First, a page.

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Tigray Truce: Analysts Question Long Term Sustainability

FILE: A man crouches to inspect a damaged playground following an air strike in Mekele, the capital of Ethiopia's northern Tigray region, August 26, 2022 . Tigrai TV/Reuters TV via REUTERS

Analysts are questioning commitment by factions in Ethiopia's two-year conflict to ensure lasting peace, while hailing the historic deal reached in Pretoria.

African Union mediator Olusegun Obasanjo announced Wednesday that after two years of pitched fighting, ''The two parties in the Ethiopian conflict have formally agreed to the cessation of hostilities as well as the systematic, orderly, smooth and coordinated disarmament."

Ethiopia's federal government and leaders of the Tigray People's Liberation Front (TPLF), also agreed to uphold fundamental human rights, democratic norms and principles as well as ensure civilian protection.

Temitope Olodo, Africa Security Forum's president, told VOA that although it's imperative to clamp down on weaponry used in the conflict, a 30-day disarmament ultimatum [of Tigrayan TPLF combatants] is ''ambitious'', but added that such a move will be affected by lessons learned from other conflicts on the continent.

''It's quite important that weapons are taken back because those are the weapons that (were) used for all the atrocities by both sides, Olodo said, adding "if they miss it [the 30-day target] by a few days, it doesn't really matter as far as no conflict ensues again, but I'm hopeful they can achieve it.''

He notes the importance of collecting armaments because, he says, ''Those weapons could fall into the hands of criminals... look at Mali, Nigeria, Niger and Chad for example - some of the weapons from Libya have found their way into those countries and (are) responsible for the havoc across the Sahel region,'' he said.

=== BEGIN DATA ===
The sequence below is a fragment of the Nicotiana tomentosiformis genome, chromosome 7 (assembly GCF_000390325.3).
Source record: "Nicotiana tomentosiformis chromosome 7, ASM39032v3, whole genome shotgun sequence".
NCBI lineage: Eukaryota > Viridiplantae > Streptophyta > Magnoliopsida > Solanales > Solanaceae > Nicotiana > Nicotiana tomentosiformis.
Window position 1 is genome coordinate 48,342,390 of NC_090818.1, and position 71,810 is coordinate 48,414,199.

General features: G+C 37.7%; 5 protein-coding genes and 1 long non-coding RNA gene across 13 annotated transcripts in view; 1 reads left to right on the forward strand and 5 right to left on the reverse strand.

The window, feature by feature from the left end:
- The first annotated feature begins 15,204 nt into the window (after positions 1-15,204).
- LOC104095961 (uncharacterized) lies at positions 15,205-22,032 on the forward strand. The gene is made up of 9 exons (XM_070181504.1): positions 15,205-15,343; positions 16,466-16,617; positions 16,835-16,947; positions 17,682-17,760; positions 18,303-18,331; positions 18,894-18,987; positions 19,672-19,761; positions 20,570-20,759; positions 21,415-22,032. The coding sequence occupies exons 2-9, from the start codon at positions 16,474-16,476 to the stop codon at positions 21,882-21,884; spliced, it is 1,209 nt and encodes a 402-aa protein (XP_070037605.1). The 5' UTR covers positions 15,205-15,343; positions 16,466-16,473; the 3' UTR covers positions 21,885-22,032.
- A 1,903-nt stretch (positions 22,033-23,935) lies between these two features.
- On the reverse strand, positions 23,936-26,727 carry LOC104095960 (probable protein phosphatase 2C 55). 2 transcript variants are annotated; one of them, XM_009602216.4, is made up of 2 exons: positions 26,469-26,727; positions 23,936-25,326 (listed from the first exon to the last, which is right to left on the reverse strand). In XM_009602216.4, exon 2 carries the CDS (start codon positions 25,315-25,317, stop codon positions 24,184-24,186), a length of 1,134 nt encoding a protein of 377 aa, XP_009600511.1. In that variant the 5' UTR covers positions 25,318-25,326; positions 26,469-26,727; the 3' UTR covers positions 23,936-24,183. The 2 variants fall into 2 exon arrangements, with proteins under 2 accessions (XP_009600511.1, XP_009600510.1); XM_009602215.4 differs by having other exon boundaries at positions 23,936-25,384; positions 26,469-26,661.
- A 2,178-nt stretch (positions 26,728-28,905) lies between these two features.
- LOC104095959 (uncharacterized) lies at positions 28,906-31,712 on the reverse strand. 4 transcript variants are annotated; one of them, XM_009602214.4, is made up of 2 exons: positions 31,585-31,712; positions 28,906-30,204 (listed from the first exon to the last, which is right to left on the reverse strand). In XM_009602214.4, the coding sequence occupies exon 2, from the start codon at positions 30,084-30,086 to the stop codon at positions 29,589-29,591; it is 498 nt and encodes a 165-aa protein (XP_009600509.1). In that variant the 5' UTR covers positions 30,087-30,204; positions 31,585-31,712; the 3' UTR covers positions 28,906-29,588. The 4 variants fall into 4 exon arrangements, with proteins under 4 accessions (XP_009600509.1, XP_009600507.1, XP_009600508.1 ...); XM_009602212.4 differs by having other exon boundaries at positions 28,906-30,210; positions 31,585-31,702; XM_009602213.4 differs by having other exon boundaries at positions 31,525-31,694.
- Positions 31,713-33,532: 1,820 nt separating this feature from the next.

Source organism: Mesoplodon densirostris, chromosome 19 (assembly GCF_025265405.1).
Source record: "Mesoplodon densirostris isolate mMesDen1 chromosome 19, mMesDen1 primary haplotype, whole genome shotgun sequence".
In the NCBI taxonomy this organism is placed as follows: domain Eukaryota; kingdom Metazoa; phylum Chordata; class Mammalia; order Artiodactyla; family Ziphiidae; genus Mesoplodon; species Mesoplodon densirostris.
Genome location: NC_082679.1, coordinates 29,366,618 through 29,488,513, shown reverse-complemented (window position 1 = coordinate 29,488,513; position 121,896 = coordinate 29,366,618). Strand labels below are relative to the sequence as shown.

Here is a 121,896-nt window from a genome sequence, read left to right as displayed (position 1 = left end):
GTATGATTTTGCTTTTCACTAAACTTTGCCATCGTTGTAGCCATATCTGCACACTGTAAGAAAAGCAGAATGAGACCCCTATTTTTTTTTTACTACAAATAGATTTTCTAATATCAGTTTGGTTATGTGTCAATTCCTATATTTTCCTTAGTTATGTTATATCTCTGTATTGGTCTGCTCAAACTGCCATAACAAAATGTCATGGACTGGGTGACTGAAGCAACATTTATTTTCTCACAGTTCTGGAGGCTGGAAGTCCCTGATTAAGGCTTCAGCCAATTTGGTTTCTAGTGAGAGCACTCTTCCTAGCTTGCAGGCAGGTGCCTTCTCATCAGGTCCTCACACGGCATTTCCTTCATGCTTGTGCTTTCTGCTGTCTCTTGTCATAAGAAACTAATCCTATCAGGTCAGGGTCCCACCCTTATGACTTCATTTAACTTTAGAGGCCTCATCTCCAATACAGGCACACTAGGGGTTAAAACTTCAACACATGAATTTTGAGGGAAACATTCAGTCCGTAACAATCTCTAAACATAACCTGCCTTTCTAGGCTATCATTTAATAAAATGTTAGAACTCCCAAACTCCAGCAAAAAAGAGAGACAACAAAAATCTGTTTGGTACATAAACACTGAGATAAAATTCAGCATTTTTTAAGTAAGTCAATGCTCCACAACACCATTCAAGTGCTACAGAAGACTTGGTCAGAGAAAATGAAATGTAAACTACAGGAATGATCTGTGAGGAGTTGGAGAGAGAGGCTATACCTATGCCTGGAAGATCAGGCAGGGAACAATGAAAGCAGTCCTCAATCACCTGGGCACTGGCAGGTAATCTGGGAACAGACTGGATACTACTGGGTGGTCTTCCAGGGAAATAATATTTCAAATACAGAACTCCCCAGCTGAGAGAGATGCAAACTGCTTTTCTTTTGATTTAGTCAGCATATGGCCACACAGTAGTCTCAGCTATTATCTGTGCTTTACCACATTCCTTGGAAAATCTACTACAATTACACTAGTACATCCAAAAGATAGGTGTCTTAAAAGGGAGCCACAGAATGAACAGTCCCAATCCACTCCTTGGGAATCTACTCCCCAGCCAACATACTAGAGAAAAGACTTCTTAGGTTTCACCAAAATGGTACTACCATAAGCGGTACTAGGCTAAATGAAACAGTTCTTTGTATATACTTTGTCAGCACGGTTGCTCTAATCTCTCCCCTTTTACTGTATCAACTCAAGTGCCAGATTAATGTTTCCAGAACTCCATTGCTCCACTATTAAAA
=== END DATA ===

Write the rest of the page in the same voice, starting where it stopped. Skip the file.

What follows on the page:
Olodo also praised the federal government for its resolve at lifting the terrorist designation of the TPLF movement noting that it signals ''a genuine belief in the peace accord.''

Declan Galvin at Nairobi-based risk advisory firm, WS Insight told VOA that the agreement will help provide badly needed relief for victims of the conflict.

''They have actually reached this deal sooner than many analysts would have expected., " he said. "And so that's positive. That means that at least at this juncture, both sides have found some kind of common ground, which is notoriously difficult in situations like this.''

Galvin added ''This is going to provide very important humanitarian access to people who have been ravaged by this conflict, who are food deprived and need urgent attention. This is really good."

The analyst noted that although the news provides a positive twist to the turmoil, it remains to be seen if parties would adhere to the pact to ensure sustainability in the medium to long term.

''There was not a lot of details around what else the opposing forces have agreed to," Galvin said.

"Those details need to be analyzed further in order for us to assess the sustainability of this agreement, like what the future of Tigrayan leaders in an Ethiopian state will be and what will be the concern of Asmara regarding future peace deals.''